White House ethics adviser Norm Eisen is expected to meet with American League of Lobbyists representatives and others frustrated by the Obama administrations recently minted lobbying restrictions on stimulus funds. Eisen returned ALL President David Wenholds calls on Wednesday, saying he would be open to meeting, according to Wenhold. Hes interested in sitting down with us after the holiday and is open to having a dialogue, Wenhold said.No date has been set, but the meeting is expected to take place after the two-week Congressional recess.The decision to meet comes after ALL, the American Civil Liberties Union, and Citizens for Responsibility and Ethics in Washington sent a letter to the White House on March 31, requesting major changes to the administrations policy. The administration welcomes everyones comments and will consider them, White House spokesman Ben LaBolt said. The goal of our policy is to put the public interest first, and were happy to meet with individuals and organizations that have ideas about how to achieve that.The White House has also extended an invitation to the ACLU and CREW.Additionally, the White House has said it will review the impact of the new rules after 60 days.The Obama administration policy on stimulus lobbying was released late last month in a memo, which said lobbyists cannot meet or speak with executive branch officials about specific stimulus projects or applications. Instead, lobbyists must submit written comments, which will be posted publicly within three business days, about any proposed stimulus funding. Were very concerned about that policy, said ALL board member William Edington of Edington, Peel & Associates Inc. Ive been a lobbyist for 30, nearly 40 years if you count the time I did it for the government, and its kind of unreal for someone to take the position were a part of the problem and not the solution.Eisens call came on the same day that the ALL board held a special meeting to discuss strategy on how to improve the lobbying communitys overall image.We have been proactive advocating good government, said ALL board member Paul Miller of Miller/Wenhold Capitol Strategies. Weve struggled with this White House and hopefully the meeting in the next few weeks will fix that.Miller said the group expects to bring in a detailed list of how more transparency can be achieved, including where loopholes in the law are and how to solve them. Were developing ideas, Edington said. I think we need to be on a daily basis refuting criticism we receive from the White House, Congress and the press.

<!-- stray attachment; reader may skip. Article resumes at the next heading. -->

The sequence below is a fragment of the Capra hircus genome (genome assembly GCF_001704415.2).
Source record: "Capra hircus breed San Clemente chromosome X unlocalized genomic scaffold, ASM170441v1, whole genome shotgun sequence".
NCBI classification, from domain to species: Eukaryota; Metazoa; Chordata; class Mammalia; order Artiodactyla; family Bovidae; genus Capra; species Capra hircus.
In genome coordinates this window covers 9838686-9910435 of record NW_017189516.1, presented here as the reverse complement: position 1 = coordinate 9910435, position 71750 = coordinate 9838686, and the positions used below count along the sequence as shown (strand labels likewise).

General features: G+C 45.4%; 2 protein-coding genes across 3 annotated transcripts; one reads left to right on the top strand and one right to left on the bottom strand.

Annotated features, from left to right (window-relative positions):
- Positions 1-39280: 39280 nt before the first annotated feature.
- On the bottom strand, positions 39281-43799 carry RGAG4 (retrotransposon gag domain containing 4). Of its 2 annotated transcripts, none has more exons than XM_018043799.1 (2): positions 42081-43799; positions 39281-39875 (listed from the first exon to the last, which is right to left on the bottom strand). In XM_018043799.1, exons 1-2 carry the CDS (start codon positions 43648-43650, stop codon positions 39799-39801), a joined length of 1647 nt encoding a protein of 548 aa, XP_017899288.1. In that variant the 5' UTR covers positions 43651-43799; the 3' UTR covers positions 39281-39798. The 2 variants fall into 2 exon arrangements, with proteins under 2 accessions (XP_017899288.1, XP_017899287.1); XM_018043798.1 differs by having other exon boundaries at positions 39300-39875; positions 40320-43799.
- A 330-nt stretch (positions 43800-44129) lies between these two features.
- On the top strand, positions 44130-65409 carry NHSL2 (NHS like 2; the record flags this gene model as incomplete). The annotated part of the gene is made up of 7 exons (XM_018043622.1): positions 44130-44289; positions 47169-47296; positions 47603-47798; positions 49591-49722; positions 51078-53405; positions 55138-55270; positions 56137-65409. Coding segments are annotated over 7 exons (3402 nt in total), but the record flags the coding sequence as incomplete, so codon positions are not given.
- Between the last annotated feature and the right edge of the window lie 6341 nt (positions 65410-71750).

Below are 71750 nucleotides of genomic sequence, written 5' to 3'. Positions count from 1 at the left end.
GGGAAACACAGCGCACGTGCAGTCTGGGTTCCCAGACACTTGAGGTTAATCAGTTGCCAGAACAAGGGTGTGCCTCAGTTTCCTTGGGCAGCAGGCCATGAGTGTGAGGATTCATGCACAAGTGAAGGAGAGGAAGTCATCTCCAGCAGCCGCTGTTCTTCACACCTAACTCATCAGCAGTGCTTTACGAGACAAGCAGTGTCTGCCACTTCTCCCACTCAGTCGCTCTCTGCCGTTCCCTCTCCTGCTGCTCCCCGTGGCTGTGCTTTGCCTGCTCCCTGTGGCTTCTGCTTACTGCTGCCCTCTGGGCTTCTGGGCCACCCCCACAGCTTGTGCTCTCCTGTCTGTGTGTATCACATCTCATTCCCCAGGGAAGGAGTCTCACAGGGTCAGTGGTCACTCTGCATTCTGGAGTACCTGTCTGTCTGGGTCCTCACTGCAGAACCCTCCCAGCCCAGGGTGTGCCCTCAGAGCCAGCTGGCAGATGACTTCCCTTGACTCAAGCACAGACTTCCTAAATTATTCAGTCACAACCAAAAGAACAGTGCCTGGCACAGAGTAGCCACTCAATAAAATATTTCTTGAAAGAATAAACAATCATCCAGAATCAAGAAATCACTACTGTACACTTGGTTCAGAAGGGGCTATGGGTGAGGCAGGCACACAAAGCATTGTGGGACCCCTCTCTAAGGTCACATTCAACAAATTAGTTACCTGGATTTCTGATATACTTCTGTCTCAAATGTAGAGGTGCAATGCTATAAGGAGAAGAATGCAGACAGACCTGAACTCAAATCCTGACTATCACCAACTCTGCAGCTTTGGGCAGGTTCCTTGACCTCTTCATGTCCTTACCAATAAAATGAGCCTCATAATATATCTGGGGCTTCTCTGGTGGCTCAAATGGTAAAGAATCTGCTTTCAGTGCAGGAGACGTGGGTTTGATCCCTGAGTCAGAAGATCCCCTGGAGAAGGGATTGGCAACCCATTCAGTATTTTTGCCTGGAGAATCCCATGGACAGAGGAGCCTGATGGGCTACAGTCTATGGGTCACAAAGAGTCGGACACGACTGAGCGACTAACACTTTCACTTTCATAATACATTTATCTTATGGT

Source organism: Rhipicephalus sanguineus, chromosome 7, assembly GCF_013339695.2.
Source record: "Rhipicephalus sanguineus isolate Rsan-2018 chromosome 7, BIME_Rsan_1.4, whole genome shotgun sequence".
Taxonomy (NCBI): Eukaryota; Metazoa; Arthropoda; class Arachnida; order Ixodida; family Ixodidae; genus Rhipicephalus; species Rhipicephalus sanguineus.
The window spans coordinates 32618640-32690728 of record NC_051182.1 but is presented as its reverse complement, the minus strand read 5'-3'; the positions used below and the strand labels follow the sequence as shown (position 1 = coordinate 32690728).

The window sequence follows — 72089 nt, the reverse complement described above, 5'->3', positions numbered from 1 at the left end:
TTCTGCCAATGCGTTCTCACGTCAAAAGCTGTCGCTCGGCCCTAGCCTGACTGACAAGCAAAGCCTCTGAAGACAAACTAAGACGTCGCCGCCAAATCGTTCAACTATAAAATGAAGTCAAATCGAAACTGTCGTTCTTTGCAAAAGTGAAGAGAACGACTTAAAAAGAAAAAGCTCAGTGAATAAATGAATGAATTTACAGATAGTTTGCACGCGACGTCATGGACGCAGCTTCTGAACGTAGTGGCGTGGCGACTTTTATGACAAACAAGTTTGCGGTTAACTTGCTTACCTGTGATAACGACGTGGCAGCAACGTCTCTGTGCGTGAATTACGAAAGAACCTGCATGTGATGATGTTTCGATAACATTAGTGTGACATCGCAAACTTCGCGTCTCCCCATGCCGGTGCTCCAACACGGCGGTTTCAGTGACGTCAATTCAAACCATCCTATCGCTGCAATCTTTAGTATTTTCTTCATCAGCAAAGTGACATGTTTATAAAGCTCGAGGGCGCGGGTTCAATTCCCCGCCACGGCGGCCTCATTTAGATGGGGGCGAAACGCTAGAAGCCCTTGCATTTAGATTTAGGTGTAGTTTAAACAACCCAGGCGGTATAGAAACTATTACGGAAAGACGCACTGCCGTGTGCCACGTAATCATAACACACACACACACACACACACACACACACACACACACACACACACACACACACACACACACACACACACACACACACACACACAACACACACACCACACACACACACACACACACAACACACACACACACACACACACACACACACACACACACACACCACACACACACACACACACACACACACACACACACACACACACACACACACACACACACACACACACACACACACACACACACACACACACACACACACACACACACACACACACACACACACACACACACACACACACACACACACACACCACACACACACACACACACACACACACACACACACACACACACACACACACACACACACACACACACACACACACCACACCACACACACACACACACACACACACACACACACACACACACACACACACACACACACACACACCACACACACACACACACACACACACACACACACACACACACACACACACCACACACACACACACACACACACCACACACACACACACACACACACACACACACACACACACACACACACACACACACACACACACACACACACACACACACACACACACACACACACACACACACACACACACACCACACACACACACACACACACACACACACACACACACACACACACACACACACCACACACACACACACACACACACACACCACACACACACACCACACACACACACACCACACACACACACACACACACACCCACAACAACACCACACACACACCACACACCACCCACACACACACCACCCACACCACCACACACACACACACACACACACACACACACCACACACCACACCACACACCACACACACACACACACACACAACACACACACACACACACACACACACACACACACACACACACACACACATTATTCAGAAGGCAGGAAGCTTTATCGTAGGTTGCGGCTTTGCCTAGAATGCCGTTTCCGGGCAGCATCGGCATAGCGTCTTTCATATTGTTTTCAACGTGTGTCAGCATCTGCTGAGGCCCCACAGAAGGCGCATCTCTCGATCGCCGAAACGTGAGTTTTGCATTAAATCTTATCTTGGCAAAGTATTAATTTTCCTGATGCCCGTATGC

On January 3, Sen. Kirsten Gillibrand, D-N.Y., raises her right hand as her son Henry messes up her hair while Vice President Joseph R. Biden Jr., delivers the ceremonial swearing-in in the Old Senate Chamber. Gillibrand's other son Theodore, lower right, looks on.
Each year since 1990, CQ Roll Call has reviewed the financial disclosures of all 541 senators, representatives and delegates to determine the 50 richest members of Congress. This year's report, derived from forms covering the calendar year 2012, shows it took a net worth of $6.67 million to crack the exclusive club.